(TeamSG Paddlers at Tokyo 2020 - Photo by Sport Singapore)
Also making his first appearance at the Games was male paddler Clarence Chew, who gave a great account of his abilities. The 186th-ranked player upset Senegal’s world no. 71 Ibrahima Diaw 4-2. That's before going down fighting in a 4-1 defeat to Austria’s world no. 44 Daniel Habesohn in Round 2 of the Men’s Singles. The future of the reigning SEA Games Silver medallist is certainly looking bright, as the 25-year-old has his sights on Paris 2024 next.
(TeamSG Paddler Clarence Chew at Tokyo 2020 - Photo by Sport Singapore)
There were also encouraging performances in the other racket sport – badminton – where the duo of Yeo Jia Min and Loh Kean Yew, showcased their potential in their respective Singles Group stages, despite not being able to progress into Round of 16.
(TeamSG Shuttler Yeo Jia Min at Tokyo 2020 - Photo by Sport Singapore)
World no. 30 Jia Min dispatched Mexico’s Haramara Gaitan in straight sets within less than 30 minutes in her opening group match. But the next day, despite a hard battle against 18th ranked Kim Ga-eun, Jia Min succumbed to 2-0 defeat to the Korean and bowed out from the Olympiad.
(TeamSG Shuttler Loh Kean Yew at Tokyo 2020 - Photo by Sport Singapore)
As for world no. 42 Kean Yew, he followed up a straightforward win against Refugee Olympic Team’s Aram Mahmoud with another brilliant showing against Indonesia’s 7th-ranked Jonatan Christie. Taking on the reigning Asian Games champion in a round-robin group match, it was unfortunate for the Singaporean though, to go down to a narrow 2-1 defeat after an hour-long battle.
At 22 and 24 years old respectively, Jia Min and Kean Yew are primed to make another Olympics or two in the future and we look forward to seeing stronger performances from them.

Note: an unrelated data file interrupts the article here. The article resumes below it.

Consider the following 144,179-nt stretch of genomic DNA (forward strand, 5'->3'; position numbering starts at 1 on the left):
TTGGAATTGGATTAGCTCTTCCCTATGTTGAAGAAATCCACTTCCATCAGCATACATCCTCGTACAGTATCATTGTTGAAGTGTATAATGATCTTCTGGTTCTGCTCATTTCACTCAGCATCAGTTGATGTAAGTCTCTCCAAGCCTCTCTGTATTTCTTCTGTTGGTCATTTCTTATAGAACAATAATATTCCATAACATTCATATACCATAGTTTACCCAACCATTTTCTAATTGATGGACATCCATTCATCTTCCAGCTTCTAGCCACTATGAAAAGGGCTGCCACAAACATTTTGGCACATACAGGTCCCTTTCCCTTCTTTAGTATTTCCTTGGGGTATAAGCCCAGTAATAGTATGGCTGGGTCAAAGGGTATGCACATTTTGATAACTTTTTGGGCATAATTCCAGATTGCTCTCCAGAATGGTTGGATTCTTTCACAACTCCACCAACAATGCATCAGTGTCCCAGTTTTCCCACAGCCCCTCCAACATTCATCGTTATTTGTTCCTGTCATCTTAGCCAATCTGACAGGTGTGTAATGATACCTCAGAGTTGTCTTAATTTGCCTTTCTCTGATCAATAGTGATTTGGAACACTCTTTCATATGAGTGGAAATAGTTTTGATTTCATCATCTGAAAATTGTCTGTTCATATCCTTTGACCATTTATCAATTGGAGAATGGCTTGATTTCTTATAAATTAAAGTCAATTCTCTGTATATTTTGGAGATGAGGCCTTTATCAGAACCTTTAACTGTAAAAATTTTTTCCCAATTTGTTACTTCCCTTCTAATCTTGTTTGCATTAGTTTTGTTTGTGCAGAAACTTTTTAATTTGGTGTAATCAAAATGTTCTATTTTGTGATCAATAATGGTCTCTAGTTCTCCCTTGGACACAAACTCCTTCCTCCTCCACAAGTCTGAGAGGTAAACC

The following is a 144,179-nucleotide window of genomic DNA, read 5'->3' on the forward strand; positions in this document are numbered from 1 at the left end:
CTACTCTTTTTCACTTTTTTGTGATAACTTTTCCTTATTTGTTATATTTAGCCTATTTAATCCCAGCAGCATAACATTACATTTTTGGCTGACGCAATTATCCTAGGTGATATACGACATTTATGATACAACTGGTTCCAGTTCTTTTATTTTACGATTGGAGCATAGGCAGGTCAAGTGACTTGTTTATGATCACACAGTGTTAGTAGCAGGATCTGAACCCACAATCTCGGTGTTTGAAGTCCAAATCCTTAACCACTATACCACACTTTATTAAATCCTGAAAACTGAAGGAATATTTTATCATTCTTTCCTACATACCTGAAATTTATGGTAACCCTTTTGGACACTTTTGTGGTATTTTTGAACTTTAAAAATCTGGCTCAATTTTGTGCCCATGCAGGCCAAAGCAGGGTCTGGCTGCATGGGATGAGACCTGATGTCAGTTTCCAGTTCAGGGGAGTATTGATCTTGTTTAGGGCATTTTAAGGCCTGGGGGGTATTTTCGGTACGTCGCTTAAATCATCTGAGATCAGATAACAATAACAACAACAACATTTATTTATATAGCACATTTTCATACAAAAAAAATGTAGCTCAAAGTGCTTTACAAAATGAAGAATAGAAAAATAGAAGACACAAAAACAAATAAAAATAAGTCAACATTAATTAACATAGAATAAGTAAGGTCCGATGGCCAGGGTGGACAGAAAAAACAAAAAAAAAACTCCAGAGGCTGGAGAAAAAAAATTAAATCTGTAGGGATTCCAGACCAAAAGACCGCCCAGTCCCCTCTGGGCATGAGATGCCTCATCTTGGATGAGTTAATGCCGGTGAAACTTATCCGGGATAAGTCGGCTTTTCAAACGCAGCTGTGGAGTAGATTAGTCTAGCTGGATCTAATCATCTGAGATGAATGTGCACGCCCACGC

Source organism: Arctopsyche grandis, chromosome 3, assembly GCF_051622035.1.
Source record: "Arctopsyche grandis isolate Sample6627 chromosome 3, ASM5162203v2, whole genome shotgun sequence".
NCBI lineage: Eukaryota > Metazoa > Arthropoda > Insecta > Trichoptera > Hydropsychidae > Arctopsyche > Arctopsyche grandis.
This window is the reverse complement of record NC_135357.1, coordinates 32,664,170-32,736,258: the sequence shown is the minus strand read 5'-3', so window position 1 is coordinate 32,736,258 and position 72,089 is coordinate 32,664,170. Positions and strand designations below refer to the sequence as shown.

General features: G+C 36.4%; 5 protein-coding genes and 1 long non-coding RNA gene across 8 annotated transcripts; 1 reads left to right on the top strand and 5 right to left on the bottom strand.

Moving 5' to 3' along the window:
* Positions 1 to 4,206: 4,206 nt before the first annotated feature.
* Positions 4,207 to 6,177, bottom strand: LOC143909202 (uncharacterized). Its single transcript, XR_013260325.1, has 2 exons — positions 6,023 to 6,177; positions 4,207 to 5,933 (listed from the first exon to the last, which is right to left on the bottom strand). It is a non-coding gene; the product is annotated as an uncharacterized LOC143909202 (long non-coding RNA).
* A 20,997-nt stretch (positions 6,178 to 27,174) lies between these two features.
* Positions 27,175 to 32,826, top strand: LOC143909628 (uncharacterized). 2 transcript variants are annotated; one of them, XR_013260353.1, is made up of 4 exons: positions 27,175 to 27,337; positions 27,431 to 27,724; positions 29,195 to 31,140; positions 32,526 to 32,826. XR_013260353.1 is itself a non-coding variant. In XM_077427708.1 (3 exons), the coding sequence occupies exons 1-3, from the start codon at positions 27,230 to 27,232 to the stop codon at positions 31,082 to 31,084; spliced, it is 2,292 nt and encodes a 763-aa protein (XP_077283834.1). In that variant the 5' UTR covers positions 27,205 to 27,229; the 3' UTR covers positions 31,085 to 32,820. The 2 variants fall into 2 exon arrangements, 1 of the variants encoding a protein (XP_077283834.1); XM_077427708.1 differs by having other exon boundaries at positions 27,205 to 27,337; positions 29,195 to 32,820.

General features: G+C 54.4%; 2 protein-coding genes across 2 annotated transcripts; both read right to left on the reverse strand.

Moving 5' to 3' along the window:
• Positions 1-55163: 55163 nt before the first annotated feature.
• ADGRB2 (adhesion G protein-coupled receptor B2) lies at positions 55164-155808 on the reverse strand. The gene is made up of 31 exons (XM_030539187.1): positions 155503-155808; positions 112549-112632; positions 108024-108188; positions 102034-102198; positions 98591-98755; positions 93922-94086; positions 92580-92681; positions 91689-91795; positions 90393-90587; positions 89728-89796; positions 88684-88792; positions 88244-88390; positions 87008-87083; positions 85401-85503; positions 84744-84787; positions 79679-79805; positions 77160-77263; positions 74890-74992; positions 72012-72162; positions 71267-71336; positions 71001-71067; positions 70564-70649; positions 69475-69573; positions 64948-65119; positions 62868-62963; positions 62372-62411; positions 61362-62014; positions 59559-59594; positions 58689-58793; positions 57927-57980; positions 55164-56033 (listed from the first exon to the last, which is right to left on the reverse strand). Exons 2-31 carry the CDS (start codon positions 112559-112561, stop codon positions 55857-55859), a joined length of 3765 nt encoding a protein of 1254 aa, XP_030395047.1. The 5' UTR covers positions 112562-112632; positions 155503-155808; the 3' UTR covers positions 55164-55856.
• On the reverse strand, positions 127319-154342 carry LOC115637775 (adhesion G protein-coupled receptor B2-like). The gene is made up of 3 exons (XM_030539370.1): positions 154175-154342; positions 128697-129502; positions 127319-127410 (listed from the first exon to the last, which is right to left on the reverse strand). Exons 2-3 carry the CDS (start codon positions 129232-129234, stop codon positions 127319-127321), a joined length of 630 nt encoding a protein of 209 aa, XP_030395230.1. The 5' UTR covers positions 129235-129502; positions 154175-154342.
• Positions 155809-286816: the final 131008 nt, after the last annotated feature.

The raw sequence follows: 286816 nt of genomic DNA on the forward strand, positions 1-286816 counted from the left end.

(TeamSG Shooter Adele Tan in Tokyo 2020 - Photo by Kong Chong Yew/Singapore National Olympic Council)
The sport of Shooting brought some good news to Singapore as well, with Adele Tan achieving the nation’s best showing since Jasmine Ser’s 24th-place finish in 2012. Her 60-shot score of 625.3 points in the Women's 10 metres air rifle event ranked her 21st out of 50. That was not enough to qualify for the finals, but the 22-year-old can feel proud of what she has accomplished.
(TeamSG's Epee Fencer Kiria Tikanah, in white/black shoes - Photo by Sport Singapore)
Over to Fencing, the duo of Kiria Tikanah Abdul Rahman and Amita Berthier, also did the country proud with their brave displays against higher-ranked opponents.
Starting off with an upset of world No. 90 Coco Lin of Hong Kong in a 15-11 scoreline, 207th-ranked Kiria marched into a tough Table of 32 Individual Epée bout against Romanian world No. 1, Ana Maria Popescu. Despite the gulf in the rankings, the 21-year-old Singaporean kept the contest close and was down by only a point with 35 seconds remaining before ultimately succumbing 15-10.
(TeamSG's Foil Fencer Amita Berthier, using Singapore fencing mask - Photo by Sport Singapore)
60th-ranked and 20-year-old Amita similarly put up a heartening fight, before going down 15-4 to Lee Kiefer in their Table of 32 individual foil battle. 3-time Olympian Lee is the reigning world No 1 in the Foil discipline and went on to win the Gold in Tokyo. As for Amita, she's eagerly waiting for a rematch and has plans to beat Lee, who happens to be a friend and an occasional sparring partner in the US!
As the very first TeamSG female fencers to compete at the Games, these two Olympians can certainly go further in the future.
(TeamSG's Chantal Liew at Tokyo 2020 - Photo by Sport Singapore)